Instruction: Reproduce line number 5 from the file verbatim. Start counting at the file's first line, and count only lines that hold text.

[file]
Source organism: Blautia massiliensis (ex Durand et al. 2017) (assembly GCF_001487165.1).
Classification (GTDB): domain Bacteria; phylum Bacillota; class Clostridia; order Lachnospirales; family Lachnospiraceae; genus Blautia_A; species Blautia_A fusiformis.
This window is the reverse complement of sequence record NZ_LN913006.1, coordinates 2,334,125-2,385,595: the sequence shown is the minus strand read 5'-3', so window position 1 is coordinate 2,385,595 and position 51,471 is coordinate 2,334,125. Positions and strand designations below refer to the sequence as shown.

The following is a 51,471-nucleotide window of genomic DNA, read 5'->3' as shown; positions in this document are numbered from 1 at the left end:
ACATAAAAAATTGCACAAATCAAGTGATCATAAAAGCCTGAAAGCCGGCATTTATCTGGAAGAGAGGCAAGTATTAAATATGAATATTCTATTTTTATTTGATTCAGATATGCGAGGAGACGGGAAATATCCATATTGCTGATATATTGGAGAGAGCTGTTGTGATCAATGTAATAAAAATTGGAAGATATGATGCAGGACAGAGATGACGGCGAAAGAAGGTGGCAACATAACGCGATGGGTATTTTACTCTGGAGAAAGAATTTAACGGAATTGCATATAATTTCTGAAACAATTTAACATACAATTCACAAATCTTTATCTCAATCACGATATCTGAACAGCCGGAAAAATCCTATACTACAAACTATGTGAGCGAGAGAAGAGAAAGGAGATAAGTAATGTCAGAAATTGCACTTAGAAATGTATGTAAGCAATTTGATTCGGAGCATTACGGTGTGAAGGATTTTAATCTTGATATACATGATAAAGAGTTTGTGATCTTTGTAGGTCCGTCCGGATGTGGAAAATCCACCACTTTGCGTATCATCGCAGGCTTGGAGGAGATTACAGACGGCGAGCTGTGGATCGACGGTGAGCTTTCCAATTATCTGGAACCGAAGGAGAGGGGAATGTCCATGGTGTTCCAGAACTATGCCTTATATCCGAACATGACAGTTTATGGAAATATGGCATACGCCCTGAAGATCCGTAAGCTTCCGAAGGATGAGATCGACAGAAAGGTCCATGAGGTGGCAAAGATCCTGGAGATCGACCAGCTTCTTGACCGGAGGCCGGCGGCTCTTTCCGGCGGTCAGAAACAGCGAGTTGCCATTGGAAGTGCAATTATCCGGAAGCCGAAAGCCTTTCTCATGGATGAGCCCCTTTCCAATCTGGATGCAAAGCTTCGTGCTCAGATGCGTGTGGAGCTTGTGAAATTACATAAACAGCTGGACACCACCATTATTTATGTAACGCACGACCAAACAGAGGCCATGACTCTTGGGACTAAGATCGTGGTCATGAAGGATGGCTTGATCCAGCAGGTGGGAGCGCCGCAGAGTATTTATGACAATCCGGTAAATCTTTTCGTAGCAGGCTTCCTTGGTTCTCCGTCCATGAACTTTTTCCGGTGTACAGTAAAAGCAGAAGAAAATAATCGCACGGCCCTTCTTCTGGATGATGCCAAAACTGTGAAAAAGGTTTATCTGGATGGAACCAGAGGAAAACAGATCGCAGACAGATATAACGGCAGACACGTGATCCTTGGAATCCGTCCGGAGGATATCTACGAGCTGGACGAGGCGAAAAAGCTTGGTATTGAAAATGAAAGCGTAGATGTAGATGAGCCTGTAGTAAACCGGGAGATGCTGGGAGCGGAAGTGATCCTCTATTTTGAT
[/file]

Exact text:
ACATAAAAAATTGCACAAATCAAGTGATCATAAAAGCCTGAAAGCCGGCATTTATCTGGAAGAGAGGCAAGTATTAAATATGAATATTCTATTTTTATTTGATTCAGATATGCGAGGAGACGGGAAATATCCATATTGCTGATATATTGGAGAGAGCTGTTGTGATCAATGTAATAAAAATTGGAAGATATGATGCAGGACAGAGATGACGGCGAAAGAAGGTGGCAACATAACGCGATGGGTATTTTACTCTGGAGAAAGAATTTAACGGAATTGCATATAATTTCTGAAACAATTTAACATACAATTCACAAATCTTTATCTCAATCACGATATCTGAACAGCCGGAAAAATCCTATACTACAAACTATGTGAGCGAGAGAAGAGAAAGGAGATAAGTAATGTCAGAAATTGCACTTAGAAATGTATGTAAGCAATTTGATTCGGAGCATTACGGTGTGAAGGATTTTAATCTTGATATACATGATAAAGAGTTTGTGATCTTTGTAGGTCCGTCCGGATGTGGAAAATCCACCACTTTGCGTATCATCGCAGGCTTGGAGGAGATTACAGACGGCGAGCTGTGGATCGACGGTGAGCTTTCCAATTATCTGGAACCGAAGGAGAGGGGAATGTCCATGGTGTTCCAGAACTATGCCTTATATCCGAACATGACAGTTTATGGAAATATGGCATACGCCCTGAAGATCCGTAAGCTTCCGAAGGATGAGATCGACAGAAAGGTCCATGAGGTGGCAAAGATCCTGGAGATCGACCAGCTTCTTGACCGGAGGCCGGCGGCTCTTTCCGGCGGTCAGAAACAGCGAGTTGCCATTGGAAGTGCAATTATCCGGAAGCCGAAAGCCTTTCTCATGGATGAGCCCCTTTCCAATCTGGATGCAAAGCTTCGTGCTCAGATGCGTGTGGAGCTTGTGAAATTACATAAACAGCTGGACACCACCATTATTTATGTAACGCACGACCAAACAGAGGCCATGACTCTTGGGACTAAGATCGTGGTCATGAAGGATGGCTTGATCCAGCAGGTGGGAGCGCCGCAGAGTATTTATGACAATCCGGTAAATCTTTTCGTAGCAGGCTTCCTTGGTTCTCCGTCCATGAACTTTTTCCGGTGTACAGTAAAAGCAGAAGAAAATAATCGCACGGCCCTTCTTCTGGATGATGCCAAAACTGTGAAAAAGGTTTATCTGGATGGAACCAGAGGAAAACAGATCGCAGACAGATATAACGGCAGACACGTGATCCTTGGAATCCGTCCGGAGGATATCTACGAGCTGGACGAGGCGAAAAAGCTTGGTATTGAAAATGAAAGCGTAGATGTAGATGAGCCTGTAGTAAACCGGGAGATGCTGGGAGCGGAAGTGATCCTCTATTTTGAT